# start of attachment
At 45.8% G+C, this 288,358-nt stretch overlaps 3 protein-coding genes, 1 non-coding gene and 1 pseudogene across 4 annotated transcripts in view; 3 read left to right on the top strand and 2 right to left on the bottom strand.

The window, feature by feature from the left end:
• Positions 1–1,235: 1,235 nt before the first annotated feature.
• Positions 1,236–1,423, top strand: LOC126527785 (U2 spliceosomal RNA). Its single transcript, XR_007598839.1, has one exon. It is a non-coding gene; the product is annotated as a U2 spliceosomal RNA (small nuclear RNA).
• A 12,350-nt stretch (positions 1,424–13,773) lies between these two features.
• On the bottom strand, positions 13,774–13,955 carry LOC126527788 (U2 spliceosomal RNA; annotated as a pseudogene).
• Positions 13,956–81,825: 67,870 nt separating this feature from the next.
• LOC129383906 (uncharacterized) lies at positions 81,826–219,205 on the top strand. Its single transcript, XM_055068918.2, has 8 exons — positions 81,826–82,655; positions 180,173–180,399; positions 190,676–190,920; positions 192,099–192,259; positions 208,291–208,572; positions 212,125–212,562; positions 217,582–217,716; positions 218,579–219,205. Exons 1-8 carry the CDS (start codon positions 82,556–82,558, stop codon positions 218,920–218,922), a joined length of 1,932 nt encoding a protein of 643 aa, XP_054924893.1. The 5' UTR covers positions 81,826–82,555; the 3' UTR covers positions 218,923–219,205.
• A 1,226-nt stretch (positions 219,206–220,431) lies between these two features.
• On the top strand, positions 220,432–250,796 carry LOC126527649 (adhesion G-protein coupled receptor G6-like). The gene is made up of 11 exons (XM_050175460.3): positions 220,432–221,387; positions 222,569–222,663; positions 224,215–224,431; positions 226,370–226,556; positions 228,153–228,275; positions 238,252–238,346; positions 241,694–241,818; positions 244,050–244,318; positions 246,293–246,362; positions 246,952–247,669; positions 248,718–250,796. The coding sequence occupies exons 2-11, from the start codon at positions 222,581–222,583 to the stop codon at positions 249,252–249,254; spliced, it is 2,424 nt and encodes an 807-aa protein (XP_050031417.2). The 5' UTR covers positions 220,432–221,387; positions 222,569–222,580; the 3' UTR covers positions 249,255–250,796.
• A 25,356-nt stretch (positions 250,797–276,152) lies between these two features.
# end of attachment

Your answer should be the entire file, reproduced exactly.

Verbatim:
At 45.8% G+C, this 288,358-nt stretch overlaps 3 protein-coding genes, 1 non-coding gene and 1 pseudogene across 4 annotated transcripts in view; 3 read left to right on the top strand and 2 right to left on the bottom strand.

The window, feature by feature from the left end:
• Positions 1–1,235: 1,235 nt before the first annotated feature.
• Positions 1,236–1,423, top strand: LOC126527785 (U2 spliceosomal RNA). Its single transcript, XR_007598839.1, has one exon. It is a non-coding gene; the product is annotated as a U2 spliceosomal RNA (small nuclear RNA).
• A 12,350-nt stretch (positions 1,424–13,773) lies between these two features.
• On the bottom strand, positions 13,774–13,955 carry LOC126527788 (U2 spliceosomal RNA; annotated as a pseudogene).
• Positions 13,956–81,825: 67,870 nt separating this feature from the next.
• LOC129383906 (uncharacterized) lies at positions 81,826–219,205 on the top strand. Its single transcript, XM_055068918.2, has 8 exons — positions 81,826–82,655; positions 180,173–180,399; positions 190,676–190,920; positions 192,099–192,259; positions 208,291–208,572; positions 212,125–212,562; positions 217,582–217,716; positions 218,579–219,205. Exons 1-8 carry the CDS (start codon positions 82,556–82,558, stop codon positions 218,920–218,922), a joined length of 1,932 nt encoding a protein of 643 aa, XP_054924893.1. The 5' UTR covers positions 81,826–82,555; the 3' UTR covers positions 218,923–219,205.
• A 1,226-nt stretch (positions 219,206–220,431) lies between these two features.
• On the top strand, positions 220,432–250,796 carry LOC126527649 (adhesion G-protein coupled receptor G6-like). The gene is made up of 11 exons (XM_050175460.3): positions 220,432–221,387; positions 222,569–222,663; positions 224,215–224,431; positions 226,370–226,556; positions 228,153–228,275; positions 238,252–238,346; positions 241,694–241,818; positions 244,050–244,318; positions 246,293–246,362; positions 246,952–247,669; positions 248,718–250,796. The coding sequence occupies exons 2-11, from the start codon at positions 222,581–222,583 to the stop codon at positions 249,252–249,254; spliced, it is 2,424 nt and encodes an 807-aa protein (XP_050031417.2). The 5' UTR covers positions 220,432–221,387; positions 222,569–222,580; the 3' UTR covers positions 249,255–250,796.
• A 25,356-nt stretch (positions 250,797–276,152) lies between these two features.